But the image of the endearing eccentric is in danger of overshadowing the immense achievement of a man driven by a passion to eradicate inequality and poverty. Negligent he may have been in his personal appearance and his domestic arrangements but he was also pragmatic, punctilious and a stickler for detail. Menzies Campbell was spot on when he said that Donald Dewar and Scotland were made for each other. With his knowledge of his country's literature and history and his respect for artists, particularly the Scottish Colourists, a love honed by many pleasant meanderings down unexpected byways, Dewar had the kind of hinterland once common in cultivated Scots. Indeed, he was always slightly puzzled and embarrassed when his books and paintings were mentioned, as if he found it difficult to believe that others did not share his tastes.

But it was not just book learning or the reading of Burns and Hume, or Cockburn or Chalmers, which provided fodder for the mind and clutter for his flat in the West End. Scotland helped form him in many other untold ways. Not only was he a product of his Glasgow middle class roots, the lace-curtain respectability celebrated by the novelist Guy McCrone, which gave him his early education and his collection of Peploes, Fergussons and McTaggarts, but his training in history and law helped form the radical inside the anonymous - if crumpled - suit.

Partly, he was affected by Scottish Labour history with its totemic figures of Keir Hardie and the more recent Red Clydesiders, the Wheatleys and Maxtons who vowed to export the revolution to Westminster. But these connections are too obvious. There was always the touch of the Coventanter about Dewar that even his best friends could not ignore - not the mood of religious exaltation which took fanatics such as James Renwick to the scaffold - but the calmer and more considered views of Robert Baillie, who struggled with his conscience before signing the National Covenant in 1638.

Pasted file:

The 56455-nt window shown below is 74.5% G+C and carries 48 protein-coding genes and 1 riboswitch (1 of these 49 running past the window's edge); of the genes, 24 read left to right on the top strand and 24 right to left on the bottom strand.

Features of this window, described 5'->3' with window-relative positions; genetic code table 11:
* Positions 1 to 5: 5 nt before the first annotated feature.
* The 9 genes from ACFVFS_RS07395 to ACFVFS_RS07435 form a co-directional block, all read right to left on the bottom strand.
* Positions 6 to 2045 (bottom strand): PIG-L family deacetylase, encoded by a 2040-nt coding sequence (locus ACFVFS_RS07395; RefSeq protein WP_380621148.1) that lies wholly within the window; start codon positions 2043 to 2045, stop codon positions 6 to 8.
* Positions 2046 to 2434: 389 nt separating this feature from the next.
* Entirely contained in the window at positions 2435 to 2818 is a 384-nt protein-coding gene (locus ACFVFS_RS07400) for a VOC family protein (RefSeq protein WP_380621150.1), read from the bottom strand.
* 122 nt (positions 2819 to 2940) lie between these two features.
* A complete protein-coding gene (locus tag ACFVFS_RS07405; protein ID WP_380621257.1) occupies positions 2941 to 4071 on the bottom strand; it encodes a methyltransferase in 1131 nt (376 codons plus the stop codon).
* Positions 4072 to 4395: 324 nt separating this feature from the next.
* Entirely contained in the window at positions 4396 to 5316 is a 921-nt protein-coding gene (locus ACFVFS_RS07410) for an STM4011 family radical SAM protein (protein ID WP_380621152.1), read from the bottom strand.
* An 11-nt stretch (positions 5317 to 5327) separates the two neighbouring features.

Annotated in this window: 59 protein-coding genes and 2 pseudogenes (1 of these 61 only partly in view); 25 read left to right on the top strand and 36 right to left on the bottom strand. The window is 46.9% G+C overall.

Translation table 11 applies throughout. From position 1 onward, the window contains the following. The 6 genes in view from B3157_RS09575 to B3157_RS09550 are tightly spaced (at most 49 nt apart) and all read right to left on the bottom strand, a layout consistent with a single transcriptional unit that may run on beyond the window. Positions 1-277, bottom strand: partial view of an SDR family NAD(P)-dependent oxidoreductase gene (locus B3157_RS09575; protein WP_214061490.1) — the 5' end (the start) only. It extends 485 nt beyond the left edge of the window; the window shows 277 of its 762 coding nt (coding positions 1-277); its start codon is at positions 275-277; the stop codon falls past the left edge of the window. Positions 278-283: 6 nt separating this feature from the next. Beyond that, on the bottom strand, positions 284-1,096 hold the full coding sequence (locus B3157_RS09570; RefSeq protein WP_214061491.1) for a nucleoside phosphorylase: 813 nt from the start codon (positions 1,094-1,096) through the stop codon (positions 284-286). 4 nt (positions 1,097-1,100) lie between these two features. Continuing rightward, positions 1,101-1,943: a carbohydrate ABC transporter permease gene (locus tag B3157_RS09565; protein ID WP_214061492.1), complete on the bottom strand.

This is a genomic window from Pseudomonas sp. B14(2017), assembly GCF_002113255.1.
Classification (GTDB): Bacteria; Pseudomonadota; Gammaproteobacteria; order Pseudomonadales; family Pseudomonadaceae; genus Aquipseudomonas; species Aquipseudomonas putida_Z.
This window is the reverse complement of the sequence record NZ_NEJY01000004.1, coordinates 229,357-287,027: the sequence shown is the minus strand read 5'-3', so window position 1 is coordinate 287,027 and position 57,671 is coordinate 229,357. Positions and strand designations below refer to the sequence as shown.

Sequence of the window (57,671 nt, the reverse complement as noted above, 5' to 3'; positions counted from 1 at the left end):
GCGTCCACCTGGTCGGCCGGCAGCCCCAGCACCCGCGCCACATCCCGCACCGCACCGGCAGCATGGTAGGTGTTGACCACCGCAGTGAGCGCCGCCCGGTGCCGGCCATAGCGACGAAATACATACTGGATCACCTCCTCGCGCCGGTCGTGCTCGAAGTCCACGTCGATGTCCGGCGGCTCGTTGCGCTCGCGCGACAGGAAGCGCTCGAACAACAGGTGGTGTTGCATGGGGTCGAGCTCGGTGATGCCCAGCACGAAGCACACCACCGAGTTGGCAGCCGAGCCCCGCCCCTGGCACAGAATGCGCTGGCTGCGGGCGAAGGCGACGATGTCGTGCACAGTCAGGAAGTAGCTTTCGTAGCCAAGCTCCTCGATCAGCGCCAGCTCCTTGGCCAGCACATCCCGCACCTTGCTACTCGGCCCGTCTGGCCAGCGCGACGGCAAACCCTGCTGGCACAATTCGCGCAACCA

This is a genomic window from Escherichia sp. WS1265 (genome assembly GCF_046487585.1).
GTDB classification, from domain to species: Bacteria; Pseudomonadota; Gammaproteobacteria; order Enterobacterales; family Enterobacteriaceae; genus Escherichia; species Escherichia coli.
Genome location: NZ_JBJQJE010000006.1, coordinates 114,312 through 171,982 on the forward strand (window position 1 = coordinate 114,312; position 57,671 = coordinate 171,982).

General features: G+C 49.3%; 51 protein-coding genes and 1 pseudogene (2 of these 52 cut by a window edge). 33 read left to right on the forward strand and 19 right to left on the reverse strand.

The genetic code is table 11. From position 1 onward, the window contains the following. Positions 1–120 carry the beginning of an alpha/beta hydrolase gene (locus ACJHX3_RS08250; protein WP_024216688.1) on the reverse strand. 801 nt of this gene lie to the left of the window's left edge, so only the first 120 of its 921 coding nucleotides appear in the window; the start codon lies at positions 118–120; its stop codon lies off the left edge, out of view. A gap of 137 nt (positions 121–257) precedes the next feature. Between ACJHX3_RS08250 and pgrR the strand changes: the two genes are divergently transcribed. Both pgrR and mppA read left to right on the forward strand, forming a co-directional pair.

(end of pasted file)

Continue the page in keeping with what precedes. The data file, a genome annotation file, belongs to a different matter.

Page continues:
In the late 1980s, when it seemed that devolution was as far away as it ever would be, Dewar once confessed to a Scottish historian that he felt many affinities with Baillie, also a Glasgow graduate. It took time and much soul-searching before the young minister of Kilwinning agreed to throw in his lot with the Covenanters, because he realised that in so doing he might be violating his loyalty to the Crown. His heart told him that the National Covenant had been produced to protect Scotland's interests and was a statement of the country's intent. But he also knew that it might be construed as a threat to the authority of King Charles I.

"That's the beauty or the terror of Scottish history," Dewar said. "We are all affected by it and its influences are never far away." The comparison with his own position on the devolution issue was left unsaid but its shadow hovered uneasily over the conversation. Now he has sculpted his own place in the country's story. His modesty would doubtless have it otherwise but there is no denying it. "I am asked what I am," he said in Dublin at the end of September. "I am a Scot, a citizen of the United Kingdom, and someone who has a very real interest in the future of the European Union."

It was a brilliant speech, casually erudite, humourful, urbane and broadranging. But to those present it was clear the heart surgery had had a profound physical effect. He told the historian Tom Devine that in the next few months he would have to reappraise the situation if there was no surge of the energy of old. Sadly, he never got the chance. One slip and he was taken, like Burns' snowflake on a river, a moment white then gone forever. But he leaves a legacy which cannot be easily ignored. It can be summed up in the six sonorous words he himself wrote and which will be his epitaph: "There shall be a Scottish parliament."


Click here to read Donald Dewar's speech at the opening of the Scottish Parliament, 1 July 1999